U.S. Religious Landscape Survey June 23, 2008

U.S. Religious Landscape Survey

There’s a goldmine of information here. The Pew Forum on Religion & Public Life just released the second set of findings from a study conducted last year — the first set was released in February.

The news reports are going to cover a couple major highlights, the big one being the following:

Although a majority of Americans say religion is very important to them, nearly three-quarters of them say they believe that many faiths besides their own can lead to salvation…

The report… reveals a broad trend toward tolerance and an ability among many Americans to hold beliefs that might contradict the doctrines of their professed faiths.

The findings seem to undercut the conventional wisdom that the more religiously committed people are, the more intolerant they are, scholars who reviewed the survey said.

You can read the main findings of the survey (PDF) or just check out a few important stats, as they pertain to atheists, below:

Religious affiliation:


Of those who do not believe in God, where do they live?


Some people are just a bit confused…

Indeed, one-in-five people who identify themselves as atheist (21%) and a majority of those who identify themselves as agnostic (55%) express a belief in God or a universal spirit.

Does religion cause more problems than it solves?

… more than three-quarters of atheists (77%) believe religion
causes more problems than it solves, with nearly half (49%) of atheists completely agreeing with this statement.

What is the political party affiliation for the unaffiliated?



How many children are the unaffiliated having?



[tags]atheist, atheism[/tags]

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  • Walter

    Here’s a weird stat taken from page 5 of the summary: 6% of Atheists believe in a personal god and 12% believe in an impersonal force. Is it just me or does that show that about 1 in 5 people who claim to be atheists do not actually know what the term means?

  • Wes

    I think we have to be cautious about surveys which ask the general public to slap a label on themselves, because often people don’t understand what the label means. If the result of your survey is that 21% of self-identified atheists say they believe in God, then that’s a sign that there might be something wrong with the way you’re conducting your survey. Perhaps some of these people are members of minority religions and were under the mistaken impression that “atheist” means “not a Christian”, or something like that.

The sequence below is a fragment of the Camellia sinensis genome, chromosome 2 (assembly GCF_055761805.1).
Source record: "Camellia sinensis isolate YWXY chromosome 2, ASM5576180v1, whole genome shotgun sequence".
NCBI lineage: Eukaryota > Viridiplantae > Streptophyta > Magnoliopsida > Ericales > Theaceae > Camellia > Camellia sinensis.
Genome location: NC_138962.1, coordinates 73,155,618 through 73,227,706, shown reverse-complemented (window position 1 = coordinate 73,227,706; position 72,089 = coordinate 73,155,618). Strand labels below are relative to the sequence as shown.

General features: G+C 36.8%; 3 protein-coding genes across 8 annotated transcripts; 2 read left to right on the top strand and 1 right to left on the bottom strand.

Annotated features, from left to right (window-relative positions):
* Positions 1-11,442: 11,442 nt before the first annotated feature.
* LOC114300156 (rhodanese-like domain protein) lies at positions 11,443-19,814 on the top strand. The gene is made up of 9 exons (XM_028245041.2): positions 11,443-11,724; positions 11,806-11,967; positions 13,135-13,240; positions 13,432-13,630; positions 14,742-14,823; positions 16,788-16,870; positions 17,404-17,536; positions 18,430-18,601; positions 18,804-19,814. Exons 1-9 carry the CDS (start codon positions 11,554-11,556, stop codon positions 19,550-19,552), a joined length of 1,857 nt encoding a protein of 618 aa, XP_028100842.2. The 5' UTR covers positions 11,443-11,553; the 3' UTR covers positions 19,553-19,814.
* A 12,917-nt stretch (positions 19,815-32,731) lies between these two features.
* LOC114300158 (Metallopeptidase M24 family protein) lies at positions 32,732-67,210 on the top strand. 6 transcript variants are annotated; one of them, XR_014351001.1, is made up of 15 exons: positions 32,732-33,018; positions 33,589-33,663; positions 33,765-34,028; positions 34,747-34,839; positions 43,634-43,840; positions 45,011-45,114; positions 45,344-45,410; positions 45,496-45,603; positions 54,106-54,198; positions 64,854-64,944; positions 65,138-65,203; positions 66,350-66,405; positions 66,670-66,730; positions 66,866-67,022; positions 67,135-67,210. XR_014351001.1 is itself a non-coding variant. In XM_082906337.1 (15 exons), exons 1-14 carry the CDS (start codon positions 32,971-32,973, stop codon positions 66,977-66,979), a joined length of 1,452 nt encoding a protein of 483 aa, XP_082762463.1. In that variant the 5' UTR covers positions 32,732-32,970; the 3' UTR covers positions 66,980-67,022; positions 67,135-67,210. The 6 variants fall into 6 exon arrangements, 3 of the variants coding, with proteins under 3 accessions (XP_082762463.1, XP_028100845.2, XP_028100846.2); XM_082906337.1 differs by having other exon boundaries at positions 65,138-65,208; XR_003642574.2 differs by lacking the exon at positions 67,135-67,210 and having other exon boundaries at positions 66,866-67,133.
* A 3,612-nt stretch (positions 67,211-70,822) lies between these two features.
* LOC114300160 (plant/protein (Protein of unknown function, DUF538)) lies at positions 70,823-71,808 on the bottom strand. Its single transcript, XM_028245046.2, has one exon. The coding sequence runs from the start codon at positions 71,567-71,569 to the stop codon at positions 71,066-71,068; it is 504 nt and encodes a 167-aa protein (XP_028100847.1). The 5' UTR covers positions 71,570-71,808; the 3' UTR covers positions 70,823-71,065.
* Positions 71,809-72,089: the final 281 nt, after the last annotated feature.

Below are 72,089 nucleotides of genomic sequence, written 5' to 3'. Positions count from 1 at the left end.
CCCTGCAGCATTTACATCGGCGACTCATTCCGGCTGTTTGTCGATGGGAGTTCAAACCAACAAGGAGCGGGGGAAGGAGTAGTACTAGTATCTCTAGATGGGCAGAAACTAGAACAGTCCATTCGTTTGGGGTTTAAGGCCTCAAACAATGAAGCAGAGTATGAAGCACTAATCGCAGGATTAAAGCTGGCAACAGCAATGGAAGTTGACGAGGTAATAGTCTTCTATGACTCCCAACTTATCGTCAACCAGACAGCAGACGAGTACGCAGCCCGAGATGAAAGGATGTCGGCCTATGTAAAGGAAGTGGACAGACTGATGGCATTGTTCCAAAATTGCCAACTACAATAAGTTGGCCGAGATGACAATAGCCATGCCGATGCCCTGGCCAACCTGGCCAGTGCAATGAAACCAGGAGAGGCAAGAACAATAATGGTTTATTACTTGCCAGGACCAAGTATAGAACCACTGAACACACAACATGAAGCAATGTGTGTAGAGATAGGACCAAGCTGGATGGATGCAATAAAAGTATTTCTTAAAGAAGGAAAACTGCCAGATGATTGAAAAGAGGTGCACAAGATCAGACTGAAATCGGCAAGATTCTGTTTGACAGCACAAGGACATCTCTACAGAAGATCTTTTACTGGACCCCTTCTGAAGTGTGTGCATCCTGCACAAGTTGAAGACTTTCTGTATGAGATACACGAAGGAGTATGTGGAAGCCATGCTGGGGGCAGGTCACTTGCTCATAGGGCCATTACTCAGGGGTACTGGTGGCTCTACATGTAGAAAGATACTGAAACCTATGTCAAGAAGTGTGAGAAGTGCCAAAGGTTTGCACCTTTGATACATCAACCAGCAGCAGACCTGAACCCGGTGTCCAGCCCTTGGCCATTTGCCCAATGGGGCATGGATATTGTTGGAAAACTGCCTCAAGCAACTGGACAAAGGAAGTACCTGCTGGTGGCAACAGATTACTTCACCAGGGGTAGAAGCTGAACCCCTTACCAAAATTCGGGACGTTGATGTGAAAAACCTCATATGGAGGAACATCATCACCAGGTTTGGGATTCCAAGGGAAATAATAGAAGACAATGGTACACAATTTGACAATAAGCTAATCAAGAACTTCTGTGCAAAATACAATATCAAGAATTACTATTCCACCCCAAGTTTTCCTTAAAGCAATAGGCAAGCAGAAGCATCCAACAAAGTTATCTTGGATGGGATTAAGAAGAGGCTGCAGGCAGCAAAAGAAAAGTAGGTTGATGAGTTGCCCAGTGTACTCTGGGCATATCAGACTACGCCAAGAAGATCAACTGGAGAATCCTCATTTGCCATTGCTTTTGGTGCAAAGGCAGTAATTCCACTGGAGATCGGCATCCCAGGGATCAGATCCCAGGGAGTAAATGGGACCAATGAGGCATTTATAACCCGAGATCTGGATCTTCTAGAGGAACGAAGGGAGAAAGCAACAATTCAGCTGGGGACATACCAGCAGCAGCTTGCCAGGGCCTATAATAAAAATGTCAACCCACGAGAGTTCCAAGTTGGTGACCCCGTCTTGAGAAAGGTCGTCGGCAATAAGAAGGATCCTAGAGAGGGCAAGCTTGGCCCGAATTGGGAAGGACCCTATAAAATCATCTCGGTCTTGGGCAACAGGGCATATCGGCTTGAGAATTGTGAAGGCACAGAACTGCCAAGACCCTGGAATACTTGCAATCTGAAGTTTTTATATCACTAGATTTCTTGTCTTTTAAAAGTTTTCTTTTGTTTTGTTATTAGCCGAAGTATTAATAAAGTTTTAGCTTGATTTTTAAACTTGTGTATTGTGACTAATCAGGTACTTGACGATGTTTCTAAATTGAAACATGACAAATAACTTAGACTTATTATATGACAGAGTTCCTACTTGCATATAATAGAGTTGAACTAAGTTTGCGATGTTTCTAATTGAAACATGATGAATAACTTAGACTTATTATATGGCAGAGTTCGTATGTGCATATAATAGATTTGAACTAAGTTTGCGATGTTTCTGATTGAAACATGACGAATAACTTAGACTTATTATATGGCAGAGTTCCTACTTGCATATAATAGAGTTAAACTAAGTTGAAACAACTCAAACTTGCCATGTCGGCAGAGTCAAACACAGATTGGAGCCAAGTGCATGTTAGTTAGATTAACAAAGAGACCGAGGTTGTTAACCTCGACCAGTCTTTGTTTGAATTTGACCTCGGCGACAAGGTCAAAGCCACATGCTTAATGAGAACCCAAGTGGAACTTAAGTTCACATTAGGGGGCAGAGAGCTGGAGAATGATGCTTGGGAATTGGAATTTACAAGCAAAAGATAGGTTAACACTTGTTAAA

Perhaps a more accurate way to see who’s atheist and who’s not would be to phrase the question something like:

    Do you believe in a God or gods?
    [x] Yes, very certain
    [x] Yes, somewhat certain
    [x] I don’t know
    [x] No, somewhat certain
    [x] No, very certain

    That might give a clearer picture of what’s going on, rather than just having them pick from a list of labels.

  • Wes

    I should add, in the part of the pdf which goes over belief in God, one thing jumps out at me—only amongst the Mormons did 100% of respondents say they believe in God. Under “Net belief in God”, we see that 2% of Protestants, 3% of Catholics, 2% of Jehovah’s Witness, 5% of Orthodox, 17% of Jews, 8% of Muslims, 25% of Buddhists, 8% of Hindus, and 30% of Unaffiliated do not believe in God.

    There are your atheists—the 8% of Americans who say they don’t believe in God. Part of the problem with this survey is it treats atheism and being a member of a religion as if they were mutually exclusive. But an atheist or agnostic might still attend church and identify with a religion for cultural reasons. Atheism and religions aren’t necessarily mutually exclusive for many people.

  • Skylar

    Ok, 67% of the “unaffiliated” are childless? Seriously, can we start keeping up with the rest of the population before we drop out of the gene pool altogether?

    Smart people need to breed more. Overpopulation is a terrible thing, but so is a world like Idiocracy.

    Let’s get started, kids.

  • So, you don’t believe in children either … very interesting, hmmmmmm.

    In all seriousness though, the “nothing in particular” crowd could easily include many of the “spiritual but not religious” set. I agree these stats need to be treated with caution.